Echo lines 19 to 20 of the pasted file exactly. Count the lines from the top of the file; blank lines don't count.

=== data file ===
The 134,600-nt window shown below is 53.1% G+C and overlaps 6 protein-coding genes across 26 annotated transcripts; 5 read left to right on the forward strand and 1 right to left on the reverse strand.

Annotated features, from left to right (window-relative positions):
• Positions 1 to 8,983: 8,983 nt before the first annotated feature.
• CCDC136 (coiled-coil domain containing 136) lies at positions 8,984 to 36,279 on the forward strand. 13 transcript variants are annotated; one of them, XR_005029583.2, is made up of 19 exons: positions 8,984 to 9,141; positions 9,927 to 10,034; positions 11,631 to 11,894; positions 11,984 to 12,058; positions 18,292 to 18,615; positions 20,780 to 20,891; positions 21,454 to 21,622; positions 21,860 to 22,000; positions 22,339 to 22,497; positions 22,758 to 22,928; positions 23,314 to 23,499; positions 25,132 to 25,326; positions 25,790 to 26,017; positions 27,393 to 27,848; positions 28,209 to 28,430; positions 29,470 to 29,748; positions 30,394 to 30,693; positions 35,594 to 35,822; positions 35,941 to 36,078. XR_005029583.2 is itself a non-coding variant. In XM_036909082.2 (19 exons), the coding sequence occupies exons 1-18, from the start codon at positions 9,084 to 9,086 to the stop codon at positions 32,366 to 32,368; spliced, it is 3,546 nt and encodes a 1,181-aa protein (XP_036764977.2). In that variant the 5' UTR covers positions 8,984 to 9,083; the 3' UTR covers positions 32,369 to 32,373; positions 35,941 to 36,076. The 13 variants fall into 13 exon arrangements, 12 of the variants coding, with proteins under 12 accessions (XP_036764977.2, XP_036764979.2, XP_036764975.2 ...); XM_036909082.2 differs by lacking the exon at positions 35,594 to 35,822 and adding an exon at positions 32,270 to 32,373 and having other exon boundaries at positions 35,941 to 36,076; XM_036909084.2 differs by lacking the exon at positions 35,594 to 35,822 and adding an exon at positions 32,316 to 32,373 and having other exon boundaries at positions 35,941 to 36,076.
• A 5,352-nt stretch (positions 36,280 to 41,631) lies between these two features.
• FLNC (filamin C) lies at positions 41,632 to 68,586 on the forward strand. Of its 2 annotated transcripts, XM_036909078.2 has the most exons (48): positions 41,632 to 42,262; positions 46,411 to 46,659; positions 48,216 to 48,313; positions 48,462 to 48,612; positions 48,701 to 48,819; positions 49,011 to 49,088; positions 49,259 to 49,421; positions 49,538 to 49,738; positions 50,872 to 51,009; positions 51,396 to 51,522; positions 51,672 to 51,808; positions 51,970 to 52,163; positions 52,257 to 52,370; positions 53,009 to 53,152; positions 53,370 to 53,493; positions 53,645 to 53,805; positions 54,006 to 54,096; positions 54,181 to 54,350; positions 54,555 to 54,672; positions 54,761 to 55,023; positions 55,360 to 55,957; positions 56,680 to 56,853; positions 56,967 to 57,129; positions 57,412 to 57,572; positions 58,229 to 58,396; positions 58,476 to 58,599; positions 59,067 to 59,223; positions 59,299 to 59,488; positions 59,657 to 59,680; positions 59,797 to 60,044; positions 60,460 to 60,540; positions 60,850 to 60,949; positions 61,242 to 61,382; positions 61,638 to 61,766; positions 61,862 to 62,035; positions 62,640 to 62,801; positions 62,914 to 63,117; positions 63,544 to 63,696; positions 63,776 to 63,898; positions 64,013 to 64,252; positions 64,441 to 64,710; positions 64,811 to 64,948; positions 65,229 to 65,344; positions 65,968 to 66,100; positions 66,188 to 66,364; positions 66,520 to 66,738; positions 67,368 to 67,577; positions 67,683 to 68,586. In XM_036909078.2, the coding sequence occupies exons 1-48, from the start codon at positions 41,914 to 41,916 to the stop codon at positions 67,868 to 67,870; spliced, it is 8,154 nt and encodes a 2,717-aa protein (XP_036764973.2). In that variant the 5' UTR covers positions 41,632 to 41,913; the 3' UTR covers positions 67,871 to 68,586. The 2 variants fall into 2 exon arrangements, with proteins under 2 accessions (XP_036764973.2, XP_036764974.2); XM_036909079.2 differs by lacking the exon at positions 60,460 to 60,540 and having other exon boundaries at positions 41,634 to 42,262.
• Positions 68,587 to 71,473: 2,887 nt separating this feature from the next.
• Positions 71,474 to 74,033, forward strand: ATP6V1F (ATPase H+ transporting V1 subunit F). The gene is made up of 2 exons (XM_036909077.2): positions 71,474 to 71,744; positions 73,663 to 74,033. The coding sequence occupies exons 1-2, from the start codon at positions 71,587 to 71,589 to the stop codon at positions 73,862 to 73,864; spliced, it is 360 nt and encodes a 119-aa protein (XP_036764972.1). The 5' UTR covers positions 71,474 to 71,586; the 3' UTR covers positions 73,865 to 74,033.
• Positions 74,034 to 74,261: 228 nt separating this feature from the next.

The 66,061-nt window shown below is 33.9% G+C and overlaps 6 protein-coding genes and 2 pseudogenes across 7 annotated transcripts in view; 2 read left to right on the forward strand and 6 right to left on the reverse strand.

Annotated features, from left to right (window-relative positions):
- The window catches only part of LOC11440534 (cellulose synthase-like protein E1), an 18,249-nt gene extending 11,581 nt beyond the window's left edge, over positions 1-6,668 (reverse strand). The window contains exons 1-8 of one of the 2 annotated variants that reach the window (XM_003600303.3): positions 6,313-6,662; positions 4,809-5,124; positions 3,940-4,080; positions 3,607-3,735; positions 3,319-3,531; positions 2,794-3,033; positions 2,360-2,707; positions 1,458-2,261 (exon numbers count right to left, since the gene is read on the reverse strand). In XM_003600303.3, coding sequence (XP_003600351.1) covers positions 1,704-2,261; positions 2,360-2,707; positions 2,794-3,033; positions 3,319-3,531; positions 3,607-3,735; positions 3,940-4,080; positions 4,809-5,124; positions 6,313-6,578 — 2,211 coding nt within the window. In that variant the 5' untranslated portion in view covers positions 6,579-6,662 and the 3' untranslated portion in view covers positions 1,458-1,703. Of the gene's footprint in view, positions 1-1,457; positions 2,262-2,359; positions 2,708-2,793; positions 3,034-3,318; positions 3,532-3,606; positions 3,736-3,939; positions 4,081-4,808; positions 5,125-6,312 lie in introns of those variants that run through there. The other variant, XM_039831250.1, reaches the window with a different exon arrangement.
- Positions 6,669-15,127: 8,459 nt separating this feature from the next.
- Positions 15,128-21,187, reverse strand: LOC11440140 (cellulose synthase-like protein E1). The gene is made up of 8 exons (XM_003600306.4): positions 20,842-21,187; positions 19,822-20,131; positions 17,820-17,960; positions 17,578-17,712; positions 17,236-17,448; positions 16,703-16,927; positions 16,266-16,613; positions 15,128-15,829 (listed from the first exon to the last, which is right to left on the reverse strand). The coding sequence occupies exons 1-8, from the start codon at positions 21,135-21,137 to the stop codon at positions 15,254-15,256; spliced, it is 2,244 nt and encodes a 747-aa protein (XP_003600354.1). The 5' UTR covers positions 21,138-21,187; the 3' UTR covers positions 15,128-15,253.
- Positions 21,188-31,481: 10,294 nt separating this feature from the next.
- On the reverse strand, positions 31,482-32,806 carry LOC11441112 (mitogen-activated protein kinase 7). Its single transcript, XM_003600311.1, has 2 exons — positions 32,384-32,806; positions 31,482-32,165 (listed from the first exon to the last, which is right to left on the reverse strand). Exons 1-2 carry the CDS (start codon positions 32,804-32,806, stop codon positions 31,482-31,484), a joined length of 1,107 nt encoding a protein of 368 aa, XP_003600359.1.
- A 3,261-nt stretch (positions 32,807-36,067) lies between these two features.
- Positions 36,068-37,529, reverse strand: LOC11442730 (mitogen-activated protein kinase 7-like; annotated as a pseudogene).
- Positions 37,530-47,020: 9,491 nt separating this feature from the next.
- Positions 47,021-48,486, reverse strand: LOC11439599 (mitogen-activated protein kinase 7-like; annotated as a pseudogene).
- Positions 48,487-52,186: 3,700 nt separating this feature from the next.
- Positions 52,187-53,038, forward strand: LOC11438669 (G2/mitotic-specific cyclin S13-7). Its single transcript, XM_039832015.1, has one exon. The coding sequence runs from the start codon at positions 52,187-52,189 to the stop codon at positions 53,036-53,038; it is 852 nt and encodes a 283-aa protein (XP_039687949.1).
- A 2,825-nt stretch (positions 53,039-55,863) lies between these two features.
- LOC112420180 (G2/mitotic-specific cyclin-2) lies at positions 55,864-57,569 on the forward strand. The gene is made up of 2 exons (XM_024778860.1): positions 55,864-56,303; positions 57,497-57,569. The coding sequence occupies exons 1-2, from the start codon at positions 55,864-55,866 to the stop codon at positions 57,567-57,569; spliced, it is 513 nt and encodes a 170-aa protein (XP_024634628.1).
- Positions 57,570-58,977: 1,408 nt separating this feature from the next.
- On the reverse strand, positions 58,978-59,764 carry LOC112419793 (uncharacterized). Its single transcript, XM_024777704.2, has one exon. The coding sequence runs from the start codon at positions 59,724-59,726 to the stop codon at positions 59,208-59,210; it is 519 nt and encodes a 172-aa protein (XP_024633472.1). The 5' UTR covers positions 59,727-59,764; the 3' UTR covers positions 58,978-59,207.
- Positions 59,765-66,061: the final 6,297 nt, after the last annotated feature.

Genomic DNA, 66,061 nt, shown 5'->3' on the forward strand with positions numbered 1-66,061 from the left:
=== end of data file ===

- Positions 37,530-47,020: 9,491 nt separating this feature from the next.
- Positions 47,021-48,486, reverse strand: LOC11439599 (mitogen-activated protein kinase 7-like; annotated as a pseudogene).